Dinner for one


Yakiniku, a Japanese dish where meat is eaten as it is cooked on a grill, typically makes for an enjoyable night out with friends and family.

But what to do if you don't have anyone to eat with? Or if for whatever reason you wish to eat yakiniku alone? Sitting down by your lonesome in a restaurant packed with lively groups of chattering revelers might prove embarrassing, depressing or worse.

Hitori (one person), which opened its doors earlier this year in Tokyo, attempts to solve this dilemma by offering its customers a private yakiniku experience. With a series of semi-concealed booths, each fitted with a small grill, Hitori is aesthetically reminiscent of an all-night internet café, only with more smoke.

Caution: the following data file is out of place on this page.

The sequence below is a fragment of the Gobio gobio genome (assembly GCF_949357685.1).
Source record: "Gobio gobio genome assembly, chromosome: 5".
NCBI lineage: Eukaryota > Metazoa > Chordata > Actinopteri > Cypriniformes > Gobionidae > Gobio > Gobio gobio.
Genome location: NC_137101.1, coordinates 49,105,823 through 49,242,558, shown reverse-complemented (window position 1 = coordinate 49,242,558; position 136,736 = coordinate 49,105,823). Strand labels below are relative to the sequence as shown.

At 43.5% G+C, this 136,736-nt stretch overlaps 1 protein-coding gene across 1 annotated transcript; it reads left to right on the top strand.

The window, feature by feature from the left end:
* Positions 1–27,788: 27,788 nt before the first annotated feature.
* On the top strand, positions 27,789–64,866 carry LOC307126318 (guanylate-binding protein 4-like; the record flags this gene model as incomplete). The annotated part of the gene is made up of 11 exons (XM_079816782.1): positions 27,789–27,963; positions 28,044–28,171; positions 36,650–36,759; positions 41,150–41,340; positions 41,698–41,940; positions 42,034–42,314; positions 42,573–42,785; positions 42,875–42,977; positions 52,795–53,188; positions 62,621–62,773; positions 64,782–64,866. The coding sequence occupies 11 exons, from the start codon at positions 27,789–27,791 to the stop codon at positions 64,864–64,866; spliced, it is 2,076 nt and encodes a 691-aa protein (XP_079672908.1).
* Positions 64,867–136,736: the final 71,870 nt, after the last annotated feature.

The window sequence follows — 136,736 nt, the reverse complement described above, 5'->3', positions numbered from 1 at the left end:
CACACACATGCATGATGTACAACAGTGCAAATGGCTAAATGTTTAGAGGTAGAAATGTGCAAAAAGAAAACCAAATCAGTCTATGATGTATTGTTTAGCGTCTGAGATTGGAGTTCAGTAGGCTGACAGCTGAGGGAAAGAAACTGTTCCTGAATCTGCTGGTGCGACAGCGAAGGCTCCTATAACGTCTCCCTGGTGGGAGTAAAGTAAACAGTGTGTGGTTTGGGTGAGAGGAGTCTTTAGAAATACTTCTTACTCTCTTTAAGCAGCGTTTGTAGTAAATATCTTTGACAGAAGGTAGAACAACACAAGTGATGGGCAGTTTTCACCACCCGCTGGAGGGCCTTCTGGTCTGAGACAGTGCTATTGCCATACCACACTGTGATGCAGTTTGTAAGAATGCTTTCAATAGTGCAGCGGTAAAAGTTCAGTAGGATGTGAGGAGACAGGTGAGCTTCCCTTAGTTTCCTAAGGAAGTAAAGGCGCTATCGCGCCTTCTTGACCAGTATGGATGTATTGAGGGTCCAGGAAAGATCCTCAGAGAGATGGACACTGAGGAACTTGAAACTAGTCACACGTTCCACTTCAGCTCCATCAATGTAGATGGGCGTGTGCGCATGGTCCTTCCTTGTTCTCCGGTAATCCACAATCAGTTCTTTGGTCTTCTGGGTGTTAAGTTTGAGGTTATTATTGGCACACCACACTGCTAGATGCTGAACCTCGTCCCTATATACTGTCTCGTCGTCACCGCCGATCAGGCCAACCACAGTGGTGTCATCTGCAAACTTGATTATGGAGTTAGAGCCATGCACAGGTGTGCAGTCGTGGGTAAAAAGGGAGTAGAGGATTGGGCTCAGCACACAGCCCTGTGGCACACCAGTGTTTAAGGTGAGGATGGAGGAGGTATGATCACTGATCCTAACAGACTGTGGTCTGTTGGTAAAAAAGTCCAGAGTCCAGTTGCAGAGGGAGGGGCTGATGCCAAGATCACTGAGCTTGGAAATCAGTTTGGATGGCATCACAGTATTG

Catering to a primarily middle-aged, male clientele, Hitori is part of a new class of Japanese dining and entertainment businesses aimed at individuals who wish to enjoy social activities without having to socialize. Other instances of this trend include OneKara, a state of the art karaoke bar with all of its rooms designed specifically for soloists.

The increasing viability of these businesses can be seen as a market response to the rise of the Kozoku; a newly minted term that refers to Japan's growing demographic of lonely, unmarried adults. After analyzing the data collected from the 2010 national census, it was revealed that single occupancy homes have become the most common type of household in Japan. Many politicians and academics view this shift as a serious social crisis, but for those employed by the booth fabrication industry, it could be the beginning of a boom.